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Sheaffer Balance Carmine Eye Candy.


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#1 david i

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Posted 28 June 2011 - 02:27 AM

In keeping with my theme this week of offering art shots and collection shots from my Sheaffer Balance collection, I am pleased tonight to offer pens in Sheaffer's Carmine (red striped) celluloid. I definitely do not pursue Carmine in completist fashion. This shot has most but not all of my Carmine pens, a nice mini collection. I wanted a clean OS and I hunt most off-catalogue variants.

Only one pen in this bunch has trim features catalogued in USA Sheaffer literature. I'll offer the usual challenge of "can you identify all the anomalies" and will offer a high-res print to the first to pretty much nail it. I will ask prior winners to hold back, as I don't want the prizes to go all to the same aficionado, That said, if anyone actually wants to buy copies of some of these, well, they won't cost too much ;)

Enjoy!

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regards

David
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#2 Pedro

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Posted 28 June 2011 - 04:15 PM

This thread is making me envious Posted Image
You just had to post a pic of Carmines, didn't you. Posted Image
Pedro
Looking for a Sheaffer OS Balance with a Stub nib and other OS Oddities.

#3 Teej47

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Posted 28 June 2011 - 07:30 PM

Well, lets see how far off my wag is...
First pen looks to me to be OS with a wide band with a milled border/edge (either that or a milled band with an unmilled cartouche for engraving);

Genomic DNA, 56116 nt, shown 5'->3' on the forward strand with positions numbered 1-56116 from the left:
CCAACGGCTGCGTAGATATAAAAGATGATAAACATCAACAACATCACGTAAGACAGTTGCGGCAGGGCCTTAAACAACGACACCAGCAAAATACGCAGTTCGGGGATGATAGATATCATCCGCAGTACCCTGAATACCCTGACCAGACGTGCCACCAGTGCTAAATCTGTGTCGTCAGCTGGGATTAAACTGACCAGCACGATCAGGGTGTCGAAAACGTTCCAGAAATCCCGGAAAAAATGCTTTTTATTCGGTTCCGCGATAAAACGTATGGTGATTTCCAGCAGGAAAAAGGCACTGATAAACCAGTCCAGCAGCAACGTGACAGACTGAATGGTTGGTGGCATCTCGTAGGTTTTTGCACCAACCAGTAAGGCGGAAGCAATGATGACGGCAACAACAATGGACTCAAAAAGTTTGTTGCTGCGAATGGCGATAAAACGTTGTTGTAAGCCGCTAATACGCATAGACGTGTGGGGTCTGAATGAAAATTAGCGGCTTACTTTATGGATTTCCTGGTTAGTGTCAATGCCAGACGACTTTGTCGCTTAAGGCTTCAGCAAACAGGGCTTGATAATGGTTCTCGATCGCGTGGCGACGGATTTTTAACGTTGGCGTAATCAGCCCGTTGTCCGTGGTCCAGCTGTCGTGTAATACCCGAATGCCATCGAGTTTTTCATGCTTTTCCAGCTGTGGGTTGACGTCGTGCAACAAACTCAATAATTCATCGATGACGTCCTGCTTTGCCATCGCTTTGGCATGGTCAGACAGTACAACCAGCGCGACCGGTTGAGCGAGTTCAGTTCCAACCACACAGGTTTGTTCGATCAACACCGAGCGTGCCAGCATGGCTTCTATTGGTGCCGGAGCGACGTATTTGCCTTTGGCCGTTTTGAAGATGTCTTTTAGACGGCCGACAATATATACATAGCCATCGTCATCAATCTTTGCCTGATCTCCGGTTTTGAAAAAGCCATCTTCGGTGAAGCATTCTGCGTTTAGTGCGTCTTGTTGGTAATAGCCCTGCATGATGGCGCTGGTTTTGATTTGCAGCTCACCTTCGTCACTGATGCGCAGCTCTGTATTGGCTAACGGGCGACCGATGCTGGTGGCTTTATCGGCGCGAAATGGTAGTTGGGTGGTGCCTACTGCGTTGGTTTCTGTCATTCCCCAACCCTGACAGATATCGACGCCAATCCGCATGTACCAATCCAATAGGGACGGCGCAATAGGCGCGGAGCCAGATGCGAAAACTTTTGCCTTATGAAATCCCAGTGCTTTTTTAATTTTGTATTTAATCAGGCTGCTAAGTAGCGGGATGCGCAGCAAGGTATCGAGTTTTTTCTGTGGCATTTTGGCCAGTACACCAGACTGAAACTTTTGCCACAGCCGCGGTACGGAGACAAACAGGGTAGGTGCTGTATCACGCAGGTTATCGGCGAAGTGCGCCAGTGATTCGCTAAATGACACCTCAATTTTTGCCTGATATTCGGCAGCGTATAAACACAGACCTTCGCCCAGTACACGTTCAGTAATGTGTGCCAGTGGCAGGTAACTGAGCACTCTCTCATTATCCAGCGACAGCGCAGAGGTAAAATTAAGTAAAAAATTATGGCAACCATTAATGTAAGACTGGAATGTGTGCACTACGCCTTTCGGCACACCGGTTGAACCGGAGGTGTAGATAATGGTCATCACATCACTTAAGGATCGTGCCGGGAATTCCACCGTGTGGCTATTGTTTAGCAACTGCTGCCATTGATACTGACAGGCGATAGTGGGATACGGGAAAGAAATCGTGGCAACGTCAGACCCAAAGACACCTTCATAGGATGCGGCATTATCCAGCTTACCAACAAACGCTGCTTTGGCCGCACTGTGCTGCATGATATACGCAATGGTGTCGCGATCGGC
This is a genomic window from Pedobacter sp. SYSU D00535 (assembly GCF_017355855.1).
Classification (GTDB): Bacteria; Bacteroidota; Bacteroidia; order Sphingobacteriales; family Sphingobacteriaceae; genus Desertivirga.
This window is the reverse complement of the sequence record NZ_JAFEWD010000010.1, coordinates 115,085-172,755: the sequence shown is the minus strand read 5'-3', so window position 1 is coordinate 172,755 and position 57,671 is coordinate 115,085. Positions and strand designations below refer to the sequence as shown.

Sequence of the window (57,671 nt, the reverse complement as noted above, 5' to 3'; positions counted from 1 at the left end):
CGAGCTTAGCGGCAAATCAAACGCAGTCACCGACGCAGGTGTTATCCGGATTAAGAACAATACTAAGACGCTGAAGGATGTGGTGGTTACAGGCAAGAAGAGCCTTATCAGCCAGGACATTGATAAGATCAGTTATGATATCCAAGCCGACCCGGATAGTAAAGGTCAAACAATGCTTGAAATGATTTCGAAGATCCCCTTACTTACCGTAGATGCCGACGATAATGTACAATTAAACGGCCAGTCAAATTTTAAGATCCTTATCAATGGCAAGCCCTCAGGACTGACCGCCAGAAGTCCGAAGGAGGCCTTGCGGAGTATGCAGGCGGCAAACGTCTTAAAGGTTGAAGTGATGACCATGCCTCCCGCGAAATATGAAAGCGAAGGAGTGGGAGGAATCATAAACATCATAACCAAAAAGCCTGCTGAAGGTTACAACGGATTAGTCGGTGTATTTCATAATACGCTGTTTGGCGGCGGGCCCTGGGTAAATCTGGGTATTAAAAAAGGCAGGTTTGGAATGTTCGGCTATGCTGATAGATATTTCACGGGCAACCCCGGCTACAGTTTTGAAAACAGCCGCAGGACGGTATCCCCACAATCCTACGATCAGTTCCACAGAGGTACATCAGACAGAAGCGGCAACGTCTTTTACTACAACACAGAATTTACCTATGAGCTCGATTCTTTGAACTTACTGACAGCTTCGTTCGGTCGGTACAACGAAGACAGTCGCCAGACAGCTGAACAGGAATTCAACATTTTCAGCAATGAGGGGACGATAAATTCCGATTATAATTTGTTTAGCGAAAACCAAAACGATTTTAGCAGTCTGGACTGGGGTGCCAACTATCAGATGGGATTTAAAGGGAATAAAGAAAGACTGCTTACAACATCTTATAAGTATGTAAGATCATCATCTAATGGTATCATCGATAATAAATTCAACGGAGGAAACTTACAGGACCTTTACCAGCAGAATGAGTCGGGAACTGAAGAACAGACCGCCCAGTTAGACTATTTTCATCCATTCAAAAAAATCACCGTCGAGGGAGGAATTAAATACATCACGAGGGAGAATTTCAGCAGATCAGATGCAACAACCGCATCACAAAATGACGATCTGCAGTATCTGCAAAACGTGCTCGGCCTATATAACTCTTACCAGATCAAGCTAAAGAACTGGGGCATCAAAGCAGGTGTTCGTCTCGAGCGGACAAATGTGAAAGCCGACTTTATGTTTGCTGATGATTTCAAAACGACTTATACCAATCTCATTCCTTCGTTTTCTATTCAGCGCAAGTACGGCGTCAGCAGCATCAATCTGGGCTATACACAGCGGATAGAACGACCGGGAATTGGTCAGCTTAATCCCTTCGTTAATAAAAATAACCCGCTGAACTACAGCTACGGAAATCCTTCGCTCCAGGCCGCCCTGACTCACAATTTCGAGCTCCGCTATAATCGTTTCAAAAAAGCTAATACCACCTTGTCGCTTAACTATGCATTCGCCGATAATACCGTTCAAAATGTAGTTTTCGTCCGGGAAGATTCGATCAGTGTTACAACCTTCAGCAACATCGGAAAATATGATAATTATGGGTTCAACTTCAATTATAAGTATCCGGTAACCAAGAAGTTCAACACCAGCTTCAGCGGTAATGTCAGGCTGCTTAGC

Second pen I believe is standard size with same sort of band as the first, but with clip I'd expect to see on something made earlier than this would have been;
Third pen looks like a regular OS to me (something special about the nib, perhaps?);
Fourth pen would be a "Milady" with a fish scale pattern wide band;
Fifth one must be Canadian with WASP style "reverse" trim;

Last pen I believe is long slender size... for some reason I expect to see that clip in silver marked with "Sheaffer Jr" and no white dot (maybe because I have a green one so configured). Not sure if the lack of anything on the clip is of any significance or not.

So am I way out in left field?

Tim












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#4 Roger W.

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Posted 28 June 2011 - 08:01 PM

The last pen didn't click with me at first and I couldn't figure that it wasn't the catalog one. The last one is odd due to the flatball clip on a white dot model especially as the carmine pattern didn't come out in 1939 and white dot flatball combo is generally 1935 though there are exceptions to this. Slap my forehead - I was way slow on this one.